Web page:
In order to add more personalized marketing to your marketing mix, the first thing you’ll want to do is ensure that you have a way to determine who your top customers are so that you can start by contacting them via email.
You should be able to find this information via the sales data in your shopping cart. If you sometimes bill people for work outside of your shopping cart, look at your invoice system, or if you take payment via PayPal, you can find their name there. If you use bookkeeping software, you can also look at the data there.
Mine the Data
Using the technology you’ve used to build your business, website, blog, email list, shopping cart, bookkeeping, and so forth, analyze who your top clients are.
You’ll need to be asking yourself questions you want to answer about each of your customers as you mine the data. If you cannot answer all your questions right now, that’s okay because that will signal the need to design a way to gather that information if you really need it.
Organize Your Findings
Once you go through your data, put the information together in a way that you can use it. Using customer files, MS Excel files, Trello, or anything that works for you to organize the information so that it can be sorted, added to, and used is essential.
Sending a Personalized “Touching Base” Individual Email
Once you pinpoint the customers you want to contact one-on-one, start digging into their information so that you can gather the facts and information you need to write the email so that it is very personalized and customized. This will help to increase your open rates and garner higher engagement for your email campaigns.
For example, if that person has been with you for 3 years, you’ll want to state so. If they are new, you’ll want to say that, too. You’ll also want to offer any assistance on using newer products they’ve purchased, and ask them to share their thoughts on older products they’ve purchased. Most of all, ensure that you’re not asking them for a sale right now.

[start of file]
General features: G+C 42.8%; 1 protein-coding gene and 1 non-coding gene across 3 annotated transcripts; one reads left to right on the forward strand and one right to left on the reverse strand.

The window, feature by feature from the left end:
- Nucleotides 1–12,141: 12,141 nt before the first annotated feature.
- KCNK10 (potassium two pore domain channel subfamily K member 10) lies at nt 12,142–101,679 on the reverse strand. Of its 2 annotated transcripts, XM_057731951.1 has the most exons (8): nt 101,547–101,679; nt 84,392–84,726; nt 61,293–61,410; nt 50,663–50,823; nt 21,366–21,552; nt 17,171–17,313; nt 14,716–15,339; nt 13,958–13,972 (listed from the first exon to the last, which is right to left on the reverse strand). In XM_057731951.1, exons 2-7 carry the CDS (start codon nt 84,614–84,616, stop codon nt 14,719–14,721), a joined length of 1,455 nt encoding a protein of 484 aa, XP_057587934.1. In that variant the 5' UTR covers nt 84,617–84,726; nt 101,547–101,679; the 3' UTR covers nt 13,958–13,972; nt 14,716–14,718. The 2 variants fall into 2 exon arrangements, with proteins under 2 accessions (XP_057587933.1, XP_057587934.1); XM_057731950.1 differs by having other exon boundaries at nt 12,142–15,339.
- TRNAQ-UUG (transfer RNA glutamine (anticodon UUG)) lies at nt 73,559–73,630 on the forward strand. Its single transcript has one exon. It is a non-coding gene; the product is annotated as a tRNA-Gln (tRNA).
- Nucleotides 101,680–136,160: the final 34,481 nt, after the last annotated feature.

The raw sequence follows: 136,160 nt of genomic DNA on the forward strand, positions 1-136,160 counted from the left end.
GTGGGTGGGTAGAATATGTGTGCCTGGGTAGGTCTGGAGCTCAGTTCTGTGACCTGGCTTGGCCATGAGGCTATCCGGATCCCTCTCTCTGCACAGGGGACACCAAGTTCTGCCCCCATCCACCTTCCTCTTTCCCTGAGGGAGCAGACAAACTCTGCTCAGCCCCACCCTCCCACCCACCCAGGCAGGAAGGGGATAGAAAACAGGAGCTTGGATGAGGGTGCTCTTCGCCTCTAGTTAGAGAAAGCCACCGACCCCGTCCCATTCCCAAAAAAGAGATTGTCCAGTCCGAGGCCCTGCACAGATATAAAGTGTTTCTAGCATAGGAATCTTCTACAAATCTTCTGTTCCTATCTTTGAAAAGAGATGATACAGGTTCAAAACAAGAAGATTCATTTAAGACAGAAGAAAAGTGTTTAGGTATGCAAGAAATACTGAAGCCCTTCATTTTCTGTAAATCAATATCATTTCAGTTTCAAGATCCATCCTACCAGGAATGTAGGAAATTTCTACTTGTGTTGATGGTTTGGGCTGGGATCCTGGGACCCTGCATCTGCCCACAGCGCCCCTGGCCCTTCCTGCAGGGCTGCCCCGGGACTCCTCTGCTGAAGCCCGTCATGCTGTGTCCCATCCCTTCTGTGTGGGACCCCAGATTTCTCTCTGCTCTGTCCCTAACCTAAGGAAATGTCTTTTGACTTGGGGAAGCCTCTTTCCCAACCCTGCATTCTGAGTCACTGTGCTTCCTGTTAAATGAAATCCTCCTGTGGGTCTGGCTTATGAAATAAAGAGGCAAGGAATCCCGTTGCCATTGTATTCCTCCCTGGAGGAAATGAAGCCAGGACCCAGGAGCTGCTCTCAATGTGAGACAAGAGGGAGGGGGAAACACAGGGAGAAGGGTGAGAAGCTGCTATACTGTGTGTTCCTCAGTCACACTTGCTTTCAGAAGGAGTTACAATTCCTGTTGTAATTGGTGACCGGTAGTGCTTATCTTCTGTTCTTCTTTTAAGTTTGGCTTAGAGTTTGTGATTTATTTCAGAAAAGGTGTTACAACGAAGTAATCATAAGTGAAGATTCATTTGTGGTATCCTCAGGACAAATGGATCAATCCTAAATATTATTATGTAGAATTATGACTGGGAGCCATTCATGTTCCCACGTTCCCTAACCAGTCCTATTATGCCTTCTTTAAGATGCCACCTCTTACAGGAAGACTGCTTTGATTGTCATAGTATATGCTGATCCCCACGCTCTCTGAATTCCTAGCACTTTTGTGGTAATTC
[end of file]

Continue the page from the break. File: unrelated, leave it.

Add More Facts to Your Data
Depending on the responses you get after personalizing your emails, add more data to the facts you’re collecting on each of your top customers you have identified. Every piece of information you can glean from your them can help you serve them better – as well as serve the ones you don’t even know yet better.
Improve Your Autoresponders and Tagging
With the information you’ve gathered, you can use it to improve your autoresponders. Take the time right now to add autoresponder messages for every single buyer who purchases a product from you to check in after they’ve had time to use the product to see if you can help them use it or help them improve their experience.
When you use personalization marketing, in many ways, it’s part of a long-game strategy and not something that is going to start working overnight.
Right now, you want to connect with your top buyers – choosing the top 100 or even just the top 10 depending on your time and money resources – and build that relationship closer without selling them. Just get in touch with them, let them know their awesomeness, and be helpful.
Using Tagging to Create Personalized Autoresponder Messages for Your Clients